Each island in the Caribbean is a little slice of paradise with glistening azure waters, beautiful sandy beaches or lush green forests to explore. Go underwater and discover a vibrant world of coral and fish or hike in the wild and climb towering mountains, there is so much adventure to be had. If you’re lucky enough to visit more than one Caribbean island you will experience how diverse they are, from olde worlde St Vincent and its tranquil waterfalls, or lively Barbados and it’s exciting night life, peaceful St. Eustatius and it’s glorious National Park, or musical Jamaica and it’s delicious cuisine.
The tropical climate of the Caribbean ensures that it is generally hot all year round. Winter in the UK is considered high season there as many people flock to one of the stunning islands to escape our chilly temperatures. This is also when rainfall is the lowest and the sea is lovely and balmy for swimming, however it can get cold in some of the northern islands. May brings rising temperatures, a lack of crowds and more affordable prices so this is optimal time to visit. Then June marks the rainy start of the hurricane season, which lasts until the end of November, but major storms are relatively rare, and the weather can still be pleasant.
High Season – December to April (Average 27˚C)
Shoulder Season – May, June and November (Average 30˚C)
Low Season – July to October (Average 32˚C)
The currency in the Caribbean varies from island to island. In most tourist areas, major credit cards and US Dollars are accepted. Make sure you check the correct currency for the island(s) you’re visiting before you go, as it is recommended to have some local cash handy.
We have included below some average costs in US dollars to help you budget for your trip.
1 Night in a Hostel dorm: under $100
1 Night in a Double Room near the sea: $150+
1 Night in a Luxury Resort Room - $400+
Local market meal - $5
Local restaurants: $10 - $30
Meal at famous restaurant: $100+
Local buses: $3
Snorkel rental: $10
Luxury excursions: $100+
Car hire per day: $50
Tipping in restaurants in the Caribbean varies in different areas but is generally 15%. It is not necessary in taxis but appreciated with anyone who provides a service.
Caribbean cuisine is a vibrant affair, with a blend of influences and ingredients to set your taste buds alight. Even the food is colourful, with rainbows of produce brightening up the local market including papaya, a delicious fruit that grows wild all over the islands and is therefore a staple in Caribbean diets. Make sure you don’t leave without trying these classics!
Seafood – All that ocean means that seafood is fresh and plentiful. The variations are endless, try grilled flying fish, grouper steaks or fish stew in one of the many fantastic local restaurants, or tuck into shellfish at a beachfront bar.
Pepperpot – Antigua’s signature dish is a warming stew of a variety of vegetables, meat and cornmeal dumplings (fungi) which are simmered in a massive pot in the homes of families across the country.
Jerk – This well-known flavour originating from Jamaica is an incredibly spicy wet or dry rub that is applied to meat (usually chicken) before it is smoked or grilled to perfection. Take a cooking class on your trip and show off your new skills to friends upon your return.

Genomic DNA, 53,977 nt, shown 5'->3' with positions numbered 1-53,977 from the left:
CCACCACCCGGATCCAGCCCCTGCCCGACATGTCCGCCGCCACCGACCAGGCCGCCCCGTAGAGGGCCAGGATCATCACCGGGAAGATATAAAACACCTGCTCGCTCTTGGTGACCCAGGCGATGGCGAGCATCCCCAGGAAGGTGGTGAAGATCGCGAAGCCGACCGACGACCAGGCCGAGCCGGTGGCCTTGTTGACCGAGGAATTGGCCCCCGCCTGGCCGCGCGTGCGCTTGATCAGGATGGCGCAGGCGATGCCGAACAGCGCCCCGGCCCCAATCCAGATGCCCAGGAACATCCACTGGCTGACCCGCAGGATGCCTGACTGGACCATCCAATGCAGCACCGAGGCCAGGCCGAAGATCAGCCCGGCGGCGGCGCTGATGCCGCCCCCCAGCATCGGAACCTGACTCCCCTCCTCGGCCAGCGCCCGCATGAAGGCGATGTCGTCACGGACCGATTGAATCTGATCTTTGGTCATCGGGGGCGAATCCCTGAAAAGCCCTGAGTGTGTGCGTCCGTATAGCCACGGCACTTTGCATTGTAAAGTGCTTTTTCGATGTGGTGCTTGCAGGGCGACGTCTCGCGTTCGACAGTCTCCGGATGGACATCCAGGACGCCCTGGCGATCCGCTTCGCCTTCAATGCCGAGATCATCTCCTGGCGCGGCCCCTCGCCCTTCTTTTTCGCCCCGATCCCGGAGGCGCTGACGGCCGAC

Chicken with rice – The classic comfort food of the Caribbean is a simple dish consisting of only a few ingredients; garlic, peppers, tomatoes as well as the obvious chicken and rice.
Luckily, English is a well-known language in the Caribbean, often considered its first language. However, depending on where you’re visiting the locals could be speaking a number of other European languages based on which colonial power controlled the area first or for longest.
English - Anguilla, Bahamas, Bermuda, Cayman Islands, British Virgin Islands, Antigua and Barbuda, Dominica, Barbados, Grenada, Trinidad and Tobago, Jamaica, St. Kitts and Nevis, St. Vincent and the Grenadines, Montserrat, St. Lucia, and Turks and Caicos.
Spanish-language countries include Cuba, Dominican Republic, Mexico, Puerto Rico, and Central America.
Dutch-language countries include St. Maarten, Aruba, Curacao, Bonaire, Saba, and St. Eustatius
French-language countries include Haiti, Guadeloupe, Martinique, St. Barts, and St. Martin.
1. Jamaica was the birthplace of James Bond. Ian Fleming wrote all of his spy novels about the famous fictional character at his Goldeneye Estate there each year in January and February from 1952. Some Bond movies were also filmed there, including the first adaptation, Dr No.
2. St Lucia is home to the world’s only drive-in volcano, Sulphur Springs, on the southwest coast of the island. This location has become a popular tourist destination, where people can drive up to the edge of the springs as well as take a mud bath a couple of hundred yards downstream.
3. There are 365 beaches on Antigua, one for every day of the year! Each beach is open to the public and most sit within the beautiful calm waters on the Caribbean side of the island.
Call 0161 440 6735 to explore the Caribbean for yourself!